Sows (female pigs that will breed) will gestate for roughly 114 days. At around the 110 day mark, the pregnant and very robust sow will be moved to an area for both her protection and that of her soon to be born young. From there, she could deliver between 15-17 pigs (rarely as high as 25, compared to 4-5 from a pastured sow). The litter stays together with the sow for that very important time in the first days of life. Once the piglets are weaned, they move to a nursery where their diet, behavior and health can be more closely monitored. Like our own toddlers, these piglets each have a very specialized diet.
Sows can then begin the process again of carrying piglets and the cycle carries on, day in and day out in pig farming. Farms are operational 7 days a week, 365 days a year, no matter the weather. One thing I noticed was how comfortable the temperature, and how clean the inside of the barn was.
Wakefield Pork is situated in a vast, flat area outside of Minneapolis, Minnesota. I can imagine that it can really get cold in the winter especially when the wind whips up. Safeguards are in place, backups for the backups, should any inclement weather cause an outage. The barns are probably warmer than most houses in the winter!
After our tour of the farrowing barns and nursery, we visited Krohn Family Farm. It’s a nearby family farm that also raises pigs for Wakefield Pork. The Krohn Family is all in when it comes to farming. Their whole family is involved in the day to day activities. Like many family run farms (pretty much all farms in the United States), they’ve adapted to the many changes and advances in pig farming. Becoming pig farmers was an easy choice for them and each loves working with the animals and they love the land their family has farmed for over 66 years. They are resilient.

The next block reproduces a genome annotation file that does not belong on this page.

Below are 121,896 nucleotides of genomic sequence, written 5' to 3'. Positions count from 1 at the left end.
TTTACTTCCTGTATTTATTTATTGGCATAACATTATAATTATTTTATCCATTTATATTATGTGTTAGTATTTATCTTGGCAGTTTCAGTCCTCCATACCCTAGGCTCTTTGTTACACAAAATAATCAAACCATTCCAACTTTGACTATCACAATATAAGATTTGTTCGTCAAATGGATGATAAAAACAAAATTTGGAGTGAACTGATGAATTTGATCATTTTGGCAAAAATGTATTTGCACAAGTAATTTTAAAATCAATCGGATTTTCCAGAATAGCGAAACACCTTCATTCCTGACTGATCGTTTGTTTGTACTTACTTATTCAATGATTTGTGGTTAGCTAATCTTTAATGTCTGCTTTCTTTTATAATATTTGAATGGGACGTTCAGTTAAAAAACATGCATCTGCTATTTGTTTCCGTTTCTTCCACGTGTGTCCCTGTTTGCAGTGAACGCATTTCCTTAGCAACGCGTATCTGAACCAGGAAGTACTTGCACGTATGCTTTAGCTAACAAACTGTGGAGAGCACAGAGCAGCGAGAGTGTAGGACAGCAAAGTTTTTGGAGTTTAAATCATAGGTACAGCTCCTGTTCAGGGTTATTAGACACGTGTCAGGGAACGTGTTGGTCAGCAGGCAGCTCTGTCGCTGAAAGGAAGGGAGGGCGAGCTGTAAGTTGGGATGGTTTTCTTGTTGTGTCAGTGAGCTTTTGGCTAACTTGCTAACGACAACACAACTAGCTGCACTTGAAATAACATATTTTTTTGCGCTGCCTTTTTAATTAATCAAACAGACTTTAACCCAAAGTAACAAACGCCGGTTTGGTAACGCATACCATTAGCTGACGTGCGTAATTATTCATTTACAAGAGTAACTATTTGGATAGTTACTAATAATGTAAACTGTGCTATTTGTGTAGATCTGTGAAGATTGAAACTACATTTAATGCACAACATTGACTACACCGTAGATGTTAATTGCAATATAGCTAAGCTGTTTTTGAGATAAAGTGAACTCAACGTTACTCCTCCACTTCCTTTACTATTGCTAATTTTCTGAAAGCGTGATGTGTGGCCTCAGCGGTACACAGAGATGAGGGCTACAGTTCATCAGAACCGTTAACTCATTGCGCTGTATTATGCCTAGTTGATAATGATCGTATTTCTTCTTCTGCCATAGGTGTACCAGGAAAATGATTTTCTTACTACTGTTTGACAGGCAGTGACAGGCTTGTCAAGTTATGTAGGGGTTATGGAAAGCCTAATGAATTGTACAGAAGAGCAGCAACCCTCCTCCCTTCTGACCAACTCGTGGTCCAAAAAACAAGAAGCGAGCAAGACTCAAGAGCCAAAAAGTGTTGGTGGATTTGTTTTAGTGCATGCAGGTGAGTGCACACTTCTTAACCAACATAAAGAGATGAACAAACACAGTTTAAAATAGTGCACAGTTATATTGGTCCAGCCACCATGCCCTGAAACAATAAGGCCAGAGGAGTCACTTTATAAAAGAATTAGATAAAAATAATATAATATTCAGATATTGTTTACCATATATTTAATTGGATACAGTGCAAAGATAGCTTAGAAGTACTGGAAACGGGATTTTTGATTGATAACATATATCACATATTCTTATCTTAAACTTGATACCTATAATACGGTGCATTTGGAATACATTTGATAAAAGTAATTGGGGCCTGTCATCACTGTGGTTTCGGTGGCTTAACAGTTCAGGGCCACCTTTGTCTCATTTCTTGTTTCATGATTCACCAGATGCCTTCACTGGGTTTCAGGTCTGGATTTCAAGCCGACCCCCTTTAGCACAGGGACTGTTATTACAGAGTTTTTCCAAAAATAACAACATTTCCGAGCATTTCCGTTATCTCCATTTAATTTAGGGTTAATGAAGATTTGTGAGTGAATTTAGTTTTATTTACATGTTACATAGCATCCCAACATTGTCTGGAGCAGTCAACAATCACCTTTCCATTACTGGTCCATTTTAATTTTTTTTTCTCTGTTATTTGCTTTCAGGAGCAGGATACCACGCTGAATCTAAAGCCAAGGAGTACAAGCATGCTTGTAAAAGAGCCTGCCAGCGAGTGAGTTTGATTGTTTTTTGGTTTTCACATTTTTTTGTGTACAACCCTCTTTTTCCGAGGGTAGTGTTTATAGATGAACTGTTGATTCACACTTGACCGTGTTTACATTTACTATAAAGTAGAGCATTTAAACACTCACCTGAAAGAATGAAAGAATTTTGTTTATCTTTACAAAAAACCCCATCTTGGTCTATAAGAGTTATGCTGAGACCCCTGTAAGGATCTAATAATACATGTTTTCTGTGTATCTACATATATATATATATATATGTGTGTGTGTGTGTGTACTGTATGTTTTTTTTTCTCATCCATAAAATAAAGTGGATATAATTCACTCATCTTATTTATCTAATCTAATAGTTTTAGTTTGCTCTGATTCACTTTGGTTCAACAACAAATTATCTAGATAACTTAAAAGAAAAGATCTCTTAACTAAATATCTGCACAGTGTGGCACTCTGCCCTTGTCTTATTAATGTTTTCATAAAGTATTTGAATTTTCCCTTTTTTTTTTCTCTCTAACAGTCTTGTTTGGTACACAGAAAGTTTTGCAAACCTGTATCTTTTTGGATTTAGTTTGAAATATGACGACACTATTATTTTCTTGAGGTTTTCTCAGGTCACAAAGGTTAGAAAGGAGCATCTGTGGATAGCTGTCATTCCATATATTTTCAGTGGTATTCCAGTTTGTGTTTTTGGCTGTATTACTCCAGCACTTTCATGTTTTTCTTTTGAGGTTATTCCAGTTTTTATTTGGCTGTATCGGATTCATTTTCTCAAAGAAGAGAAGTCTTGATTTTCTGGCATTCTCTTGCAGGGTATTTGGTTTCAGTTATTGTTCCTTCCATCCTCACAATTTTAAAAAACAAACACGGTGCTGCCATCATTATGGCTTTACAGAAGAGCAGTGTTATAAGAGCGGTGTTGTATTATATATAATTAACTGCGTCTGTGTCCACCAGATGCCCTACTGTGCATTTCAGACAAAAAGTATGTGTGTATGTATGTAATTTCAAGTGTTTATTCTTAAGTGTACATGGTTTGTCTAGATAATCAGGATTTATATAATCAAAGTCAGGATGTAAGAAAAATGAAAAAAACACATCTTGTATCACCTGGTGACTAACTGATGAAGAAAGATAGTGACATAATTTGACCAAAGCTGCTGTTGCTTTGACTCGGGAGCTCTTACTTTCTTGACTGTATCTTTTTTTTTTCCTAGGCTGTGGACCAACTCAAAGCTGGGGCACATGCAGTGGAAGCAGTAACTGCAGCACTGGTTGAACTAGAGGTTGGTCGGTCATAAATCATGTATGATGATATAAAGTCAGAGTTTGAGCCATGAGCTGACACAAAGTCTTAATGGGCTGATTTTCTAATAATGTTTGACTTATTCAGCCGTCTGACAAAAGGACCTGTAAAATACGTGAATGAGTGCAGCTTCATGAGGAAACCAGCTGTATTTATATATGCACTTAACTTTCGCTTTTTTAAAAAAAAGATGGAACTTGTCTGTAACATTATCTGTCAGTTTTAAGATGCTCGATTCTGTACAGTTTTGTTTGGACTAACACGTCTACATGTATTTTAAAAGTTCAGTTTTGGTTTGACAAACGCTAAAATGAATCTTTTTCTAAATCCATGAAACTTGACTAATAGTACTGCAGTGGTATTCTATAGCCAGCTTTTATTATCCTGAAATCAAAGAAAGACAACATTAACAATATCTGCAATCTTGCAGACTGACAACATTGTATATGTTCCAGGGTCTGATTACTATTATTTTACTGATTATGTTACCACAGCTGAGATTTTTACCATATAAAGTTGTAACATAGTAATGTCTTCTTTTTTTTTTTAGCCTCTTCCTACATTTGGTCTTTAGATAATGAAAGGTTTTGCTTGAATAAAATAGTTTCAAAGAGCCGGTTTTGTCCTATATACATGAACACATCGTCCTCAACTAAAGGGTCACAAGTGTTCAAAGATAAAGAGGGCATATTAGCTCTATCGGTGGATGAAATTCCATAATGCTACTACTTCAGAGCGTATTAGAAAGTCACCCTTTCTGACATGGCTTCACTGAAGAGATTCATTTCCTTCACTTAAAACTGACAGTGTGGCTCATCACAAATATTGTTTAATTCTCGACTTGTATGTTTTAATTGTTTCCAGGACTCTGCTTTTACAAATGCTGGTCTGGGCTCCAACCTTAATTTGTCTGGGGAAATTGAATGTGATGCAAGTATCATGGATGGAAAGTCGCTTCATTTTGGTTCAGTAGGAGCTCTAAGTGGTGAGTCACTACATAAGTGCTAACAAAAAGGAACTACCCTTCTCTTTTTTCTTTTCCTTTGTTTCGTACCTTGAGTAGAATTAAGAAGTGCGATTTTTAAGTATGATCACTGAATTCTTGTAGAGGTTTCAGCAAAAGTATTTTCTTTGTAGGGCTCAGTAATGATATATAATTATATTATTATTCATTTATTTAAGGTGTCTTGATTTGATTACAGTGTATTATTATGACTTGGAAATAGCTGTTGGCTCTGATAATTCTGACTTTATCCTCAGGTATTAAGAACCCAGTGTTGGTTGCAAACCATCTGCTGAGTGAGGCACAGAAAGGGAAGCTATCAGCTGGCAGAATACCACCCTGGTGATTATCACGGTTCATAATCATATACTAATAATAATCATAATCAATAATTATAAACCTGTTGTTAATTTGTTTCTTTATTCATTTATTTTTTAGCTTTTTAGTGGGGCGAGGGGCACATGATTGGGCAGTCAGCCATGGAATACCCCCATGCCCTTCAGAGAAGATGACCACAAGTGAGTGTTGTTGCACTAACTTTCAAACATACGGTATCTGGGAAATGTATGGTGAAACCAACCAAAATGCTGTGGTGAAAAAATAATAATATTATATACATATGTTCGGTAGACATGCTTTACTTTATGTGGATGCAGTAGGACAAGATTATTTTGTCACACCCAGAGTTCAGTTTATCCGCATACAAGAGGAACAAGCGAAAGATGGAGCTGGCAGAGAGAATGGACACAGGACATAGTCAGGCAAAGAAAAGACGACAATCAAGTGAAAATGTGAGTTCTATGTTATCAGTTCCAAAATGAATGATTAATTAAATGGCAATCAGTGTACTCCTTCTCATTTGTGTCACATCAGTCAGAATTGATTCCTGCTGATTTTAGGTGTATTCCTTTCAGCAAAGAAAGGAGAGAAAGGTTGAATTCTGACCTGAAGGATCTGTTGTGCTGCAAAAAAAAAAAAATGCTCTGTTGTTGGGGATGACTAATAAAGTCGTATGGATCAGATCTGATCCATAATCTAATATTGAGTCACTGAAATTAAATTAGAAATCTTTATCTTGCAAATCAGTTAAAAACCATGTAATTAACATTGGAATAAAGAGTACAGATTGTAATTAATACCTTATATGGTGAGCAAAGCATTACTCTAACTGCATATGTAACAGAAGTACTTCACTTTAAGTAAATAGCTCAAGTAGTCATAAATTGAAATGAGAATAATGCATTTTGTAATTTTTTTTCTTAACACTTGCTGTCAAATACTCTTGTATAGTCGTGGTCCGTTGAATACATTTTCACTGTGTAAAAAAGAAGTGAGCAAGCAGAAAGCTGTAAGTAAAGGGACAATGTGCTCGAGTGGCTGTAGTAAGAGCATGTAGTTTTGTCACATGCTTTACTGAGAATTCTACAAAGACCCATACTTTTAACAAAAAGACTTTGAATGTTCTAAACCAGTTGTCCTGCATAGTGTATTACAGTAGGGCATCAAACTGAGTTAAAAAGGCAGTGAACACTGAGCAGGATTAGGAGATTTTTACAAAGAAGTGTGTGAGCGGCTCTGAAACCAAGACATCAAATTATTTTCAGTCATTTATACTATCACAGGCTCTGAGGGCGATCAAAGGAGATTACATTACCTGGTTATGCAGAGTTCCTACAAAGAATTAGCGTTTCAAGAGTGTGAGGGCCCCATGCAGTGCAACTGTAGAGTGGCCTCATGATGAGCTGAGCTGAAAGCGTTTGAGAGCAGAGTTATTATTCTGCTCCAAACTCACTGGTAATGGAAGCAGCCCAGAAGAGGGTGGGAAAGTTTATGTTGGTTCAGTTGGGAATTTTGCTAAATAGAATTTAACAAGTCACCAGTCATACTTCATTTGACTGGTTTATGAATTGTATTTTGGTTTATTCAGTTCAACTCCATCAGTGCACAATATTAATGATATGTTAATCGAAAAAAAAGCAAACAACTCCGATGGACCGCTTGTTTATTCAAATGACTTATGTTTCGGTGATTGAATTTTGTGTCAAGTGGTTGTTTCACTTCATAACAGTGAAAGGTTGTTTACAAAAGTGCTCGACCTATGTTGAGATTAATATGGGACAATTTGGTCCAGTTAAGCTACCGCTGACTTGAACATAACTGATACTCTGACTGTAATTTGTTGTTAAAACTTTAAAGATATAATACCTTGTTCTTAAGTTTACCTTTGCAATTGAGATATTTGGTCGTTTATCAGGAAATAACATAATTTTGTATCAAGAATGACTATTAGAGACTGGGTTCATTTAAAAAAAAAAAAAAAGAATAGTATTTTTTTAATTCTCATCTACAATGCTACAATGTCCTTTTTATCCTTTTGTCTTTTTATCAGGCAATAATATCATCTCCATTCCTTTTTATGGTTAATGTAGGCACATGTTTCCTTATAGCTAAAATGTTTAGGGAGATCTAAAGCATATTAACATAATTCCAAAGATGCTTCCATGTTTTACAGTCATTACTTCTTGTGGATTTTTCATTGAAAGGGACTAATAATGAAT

This is really my biggest takeaway from this pig farming tour.
Resilience. Innovation. Protection. Dedication.
Resilience because I saw and heard stories of adapting from others experiences in pig farmig and learning through collaboration.
Innovation in the measures taken to protect not only the animals, but the farm, through bio-security and real, proven scientific methods.
Protection in the way I saw the staff interact when no one was looking and no tour was taking place. The care of each animal and the swell of pride displayed when questions were asked. The farmers are interested in what they do, helping to feed the world.
Dedication through service and care for the animals they want to raise and send out into the world. They take pride in their farms, wanting to leave their land in better shape than when they arrived. Hopefully, they will raise future generations that will want to come back and take over at the helm.
I want to thank the Langhorst family, co-owners of Wakefield Pork. Steve, their son Lincoln, and especially Mary, made our trip educational and comfortable. I went into this knowing a bit, but left seeing another side to farming. That added another layer to my confidence in that pack of pork chops I buy at the grocery store. It takes farms of all shapes, sizes and methods to feed our growing population and Wakefield Pork is just one piece in a giant food system puzzle.
I thank, with appreciation, Minnesota Pork for facilitating this trip, and National Pork Producers Council-Pork Checkoff for seeing merit in inviting a bunch of ladies to visit your farms to learn more. As a consumer and family meal advocate, thanks to Real Pig Farming Initiative for dedicating time to educating consumers. They help farmers to tell their stories and use their voices to educate moms like me.
Want to see what I saw and catch me wearing a jumpsuit and holding a beautiful, freshly born piglet? I thought so!
Get a glimpse into our pig farming tour HERE
Read more about real farm life in Minnesota from a farm wife herself: Wanda Patsche of Minnesota Farm Living
For everything you need to know about cooking the perfect piece of pork check out the PORK: be Inspired! Website HERE
Read more about Indiana Pork Facts HERE
Get the recipe for my semi-famous 🙂 Apple Cider Braised Pork Chops HERE
Stay tuned for a future post about the different cuts of pork, and great recipes anyone can make! The recipes are from Chef Neel Sahni, of the National Pork Board.